March 2012 - Sonia Shah Organization


School Visit

Yesterday I walked over to the the school for which we are trying to build a building, and was able to watch the girls studying and to speak with their teacher. Right now the girls (about 50 of them) study at their teacher’s house, and are scattered in their various class groups along her verandah and courtyard. Only about a quarter of them are actually sitting under fans (that only work when the electricity is working), while the rest have to make do with shade. The girls range from pre-k to grade five, and while the government provides them with textbooks, some of them are too poor to buy the notebooks and pencils they need to study. One teacher, also provided by the government (who is paid a salary of about 60 USD per month) has to oversee the lessons of all 50 girls. The girls are also unable to afford uniforms (one of the indicators used by the general populace to identify better schools in Pakistan).

Students and teacher sit in the heat, and try to push through lessons that run from about 8:30 in the morning to about noon, although officially class is supposed to begin at 7:00 am and end at 1:00 in the afternoon. The curriculum given to them by the government is in Poshto, the tribal language of this north-west region of Pakistan, and the village is in a rural enough place that both Urdu (the national language) and English (the official langauge) are taught as foreign languages, as no one in Kangra actually speaks either of the two often or well. The girls will be on a one month break from June 10th, and we hope to begin building their two-room school building then. The 6,000 USD we have already raised is now here in Pakistan and ready to be spent on building supplies and wages for laborers. If the contractors work quickly the school should be done by the time I come back to Kangra in September. Until the building is ready and we can begin overhauling the curriculum and teaching system, I am doing my best to provide the girls with whatever basic school supplies they currently don’t have, and with the fans and uniforms that will make their education more pleasant and legitimate.

More on my project soon to come, and please feel free to take a look at the pictures that I haven’t included in these blog posts: Most recent pictures from Pakistan


Women in Pakistan

I just wanted to take the time to talk a little bit about why I feel that supporting education for girls in Pakistan is such an integral part of Pakistan’s movement towards stability and development, especially at a time when both seem so unlikely. With the government spending approximately 13% of its GDP on defense and only 2% on education, Pakistan’s education system is heavily reliant on private funding. The poorest Pakistani families often go to great lengths to ensure that they can afford to send their sons to school, but rarely do the same for their daughters. Poor mothers need their daughters to help them at home, and poor fathers can rarely afford to even feed and clothe their children properly, and so view a daughter’s tuition fees as an unnecessary expenditure. These uneducated girls are then made dependent on their male relatives, perpetuating a cycle of destitution in a country in which 24% of its 170 million people live below the poverty line. Educating a girl can aid in the development and improvement of her entire family and even her entire community, and will stabilize a nation rocked by ignorance and hardship. It is now becoming even more important to continue to fund and support girls’ schools, as the Taliban has destroyed over 400 schools in the Swat Valley and tribal regions, and have targeted girls’ schools in particular. With tens of thousands of children left without a school and a government unable to rebuild schools quickly, I believe that it is essential to reach out to and educate as many girls as we can.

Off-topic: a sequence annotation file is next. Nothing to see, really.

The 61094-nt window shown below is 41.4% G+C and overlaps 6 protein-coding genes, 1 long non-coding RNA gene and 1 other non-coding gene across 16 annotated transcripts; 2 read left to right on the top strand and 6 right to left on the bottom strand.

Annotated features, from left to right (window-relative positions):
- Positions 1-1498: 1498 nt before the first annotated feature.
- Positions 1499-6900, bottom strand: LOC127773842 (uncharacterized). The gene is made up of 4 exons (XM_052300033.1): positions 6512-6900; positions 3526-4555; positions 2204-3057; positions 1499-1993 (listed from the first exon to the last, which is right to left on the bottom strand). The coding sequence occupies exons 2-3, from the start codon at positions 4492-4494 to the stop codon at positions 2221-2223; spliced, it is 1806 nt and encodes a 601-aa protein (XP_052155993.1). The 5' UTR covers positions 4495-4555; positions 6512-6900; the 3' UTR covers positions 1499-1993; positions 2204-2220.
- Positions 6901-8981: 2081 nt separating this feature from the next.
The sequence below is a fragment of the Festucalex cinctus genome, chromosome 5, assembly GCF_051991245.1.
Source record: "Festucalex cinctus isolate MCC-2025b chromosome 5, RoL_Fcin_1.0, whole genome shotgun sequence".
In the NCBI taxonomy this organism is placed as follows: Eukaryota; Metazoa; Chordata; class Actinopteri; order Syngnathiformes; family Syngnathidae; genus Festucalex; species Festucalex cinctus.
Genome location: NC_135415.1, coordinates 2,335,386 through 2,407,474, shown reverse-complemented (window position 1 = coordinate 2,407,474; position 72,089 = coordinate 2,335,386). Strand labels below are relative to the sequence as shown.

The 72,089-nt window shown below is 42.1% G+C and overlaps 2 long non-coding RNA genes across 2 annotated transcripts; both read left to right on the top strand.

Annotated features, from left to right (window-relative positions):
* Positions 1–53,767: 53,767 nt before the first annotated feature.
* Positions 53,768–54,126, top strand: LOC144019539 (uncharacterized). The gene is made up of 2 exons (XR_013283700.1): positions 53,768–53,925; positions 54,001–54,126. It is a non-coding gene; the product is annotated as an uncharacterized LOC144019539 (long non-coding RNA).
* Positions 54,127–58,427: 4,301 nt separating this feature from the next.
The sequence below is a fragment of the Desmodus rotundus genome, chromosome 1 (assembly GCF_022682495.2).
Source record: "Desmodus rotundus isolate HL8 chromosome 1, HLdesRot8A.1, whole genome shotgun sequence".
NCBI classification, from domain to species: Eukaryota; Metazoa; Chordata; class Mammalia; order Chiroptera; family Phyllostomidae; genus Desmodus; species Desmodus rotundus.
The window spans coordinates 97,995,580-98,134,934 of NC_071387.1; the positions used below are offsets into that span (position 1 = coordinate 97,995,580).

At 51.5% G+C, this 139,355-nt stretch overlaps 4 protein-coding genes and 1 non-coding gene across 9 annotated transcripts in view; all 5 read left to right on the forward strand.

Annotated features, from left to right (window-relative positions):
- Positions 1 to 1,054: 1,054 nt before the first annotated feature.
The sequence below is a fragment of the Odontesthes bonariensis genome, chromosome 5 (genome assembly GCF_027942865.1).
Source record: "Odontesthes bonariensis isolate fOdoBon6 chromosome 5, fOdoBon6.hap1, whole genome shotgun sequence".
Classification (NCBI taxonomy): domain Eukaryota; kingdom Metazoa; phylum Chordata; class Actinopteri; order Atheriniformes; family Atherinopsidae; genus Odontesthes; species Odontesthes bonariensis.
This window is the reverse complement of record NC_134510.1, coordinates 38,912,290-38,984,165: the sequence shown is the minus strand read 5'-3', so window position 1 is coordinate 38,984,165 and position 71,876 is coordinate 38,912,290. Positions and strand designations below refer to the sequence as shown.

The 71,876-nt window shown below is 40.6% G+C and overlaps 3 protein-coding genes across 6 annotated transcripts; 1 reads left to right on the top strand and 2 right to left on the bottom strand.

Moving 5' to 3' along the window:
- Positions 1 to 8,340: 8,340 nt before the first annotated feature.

Our challenges with land did not end when we found a second possible location a month ago. The lands could not be transferred to the foundation, and we therefore couldn’t guarantee that the land and building would continue to be used as a school. The only thing we could do was to buy land that we could ensure would remain in the control of the foundation. After trying and failing to purchase two different plots, my mom was finally able to successfully buy a third plot with money taken from her own retirement fund. Land ownership and control is an incredibly sensitive issue in the rural areas of northwest Pakistan, and owning the land on which the school will be built will ensure that the school can be sustained. We have had to draw up new estimates and building plans for this new plot, and the added costs of these have put a strain on our existing funds. Any support you are willing to give would be very much appreciated, as we would like to begin construction as soon as possible and have the school ready to be opened for the next academic school year. Please donate on our website at